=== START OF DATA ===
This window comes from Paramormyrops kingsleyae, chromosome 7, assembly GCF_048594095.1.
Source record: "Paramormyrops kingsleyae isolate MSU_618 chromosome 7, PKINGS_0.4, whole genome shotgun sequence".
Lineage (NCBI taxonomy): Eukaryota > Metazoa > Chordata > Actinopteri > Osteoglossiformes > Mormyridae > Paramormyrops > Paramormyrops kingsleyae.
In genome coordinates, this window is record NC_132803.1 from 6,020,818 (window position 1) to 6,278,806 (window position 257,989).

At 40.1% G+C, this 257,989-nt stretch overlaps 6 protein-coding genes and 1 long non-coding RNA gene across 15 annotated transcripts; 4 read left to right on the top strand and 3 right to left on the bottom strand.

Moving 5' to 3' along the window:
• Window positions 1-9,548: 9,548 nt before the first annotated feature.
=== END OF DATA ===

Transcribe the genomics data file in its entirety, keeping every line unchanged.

This window comes from Paramormyrops kingsleyae, chromosome 7, assembly GCF_048594095.1.
Source record: "Paramormyrops kingsleyae isolate MSU_618 chromosome 7, PKINGS_0.4, whole genome shotgun sequence".
Lineage (NCBI taxonomy): Eukaryota > Metazoa > Chordata > Actinopteri > Osteoglossiformes > Mormyridae > Paramormyrops > Paramormyrops kingsleyae.
In genome coordinates, this window is record NC_132803.1 from 6,020,818 (window position 1) to 6,278,806 (window position 257,989).

At 40.1% G+C, this 257,989-nt stretch overlaps 6 protein-coding genes and 1 long non-coding RNA gene across 15 annotated transcripts; 4 read left to right on the top strand and 3 right to left on the bottom strand.

Moving 5' to 3' along the window:
• Window positions 1-9,548: 9,548 nt before the first annotated feature.